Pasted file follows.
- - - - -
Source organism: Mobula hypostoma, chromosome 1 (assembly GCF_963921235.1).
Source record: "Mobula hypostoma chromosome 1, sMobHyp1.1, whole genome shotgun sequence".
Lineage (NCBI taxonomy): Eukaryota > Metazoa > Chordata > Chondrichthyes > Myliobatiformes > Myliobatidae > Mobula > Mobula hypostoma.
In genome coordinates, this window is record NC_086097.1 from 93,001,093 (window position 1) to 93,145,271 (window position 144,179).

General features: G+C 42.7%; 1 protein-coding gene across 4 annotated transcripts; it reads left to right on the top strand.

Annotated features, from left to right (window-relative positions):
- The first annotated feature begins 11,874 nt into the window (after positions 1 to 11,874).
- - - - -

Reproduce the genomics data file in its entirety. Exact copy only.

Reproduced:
Source organism: Mobula hypostoma, chromosome 1 (assembly GCF_963921235.1).
Source record: "Mobula hypostoma chromosome 1, sMobHyp1.1, whole genome shotgun sequence".
Lineage (NCBI taxonomy): Eukaryota > Metazoa > Chordata > Chondrichthyes > Myliobatiformes > Myliobatidae > Mobula > Mobula hypostoma.
In genome coordinates, this window is record NC_086097.1 from 93,001,093 (window position 1) to 93,145,271 (window position 144,179).

General features: G+C 42.7%; 1 protein-coding gene across 4 annotated transcripts; it reads left to right on the top strand.

Annotated features, from left to right (window-relative positions):
- The first annotated feature begins 11,874 nt into the window (after positions 1 to 11,874).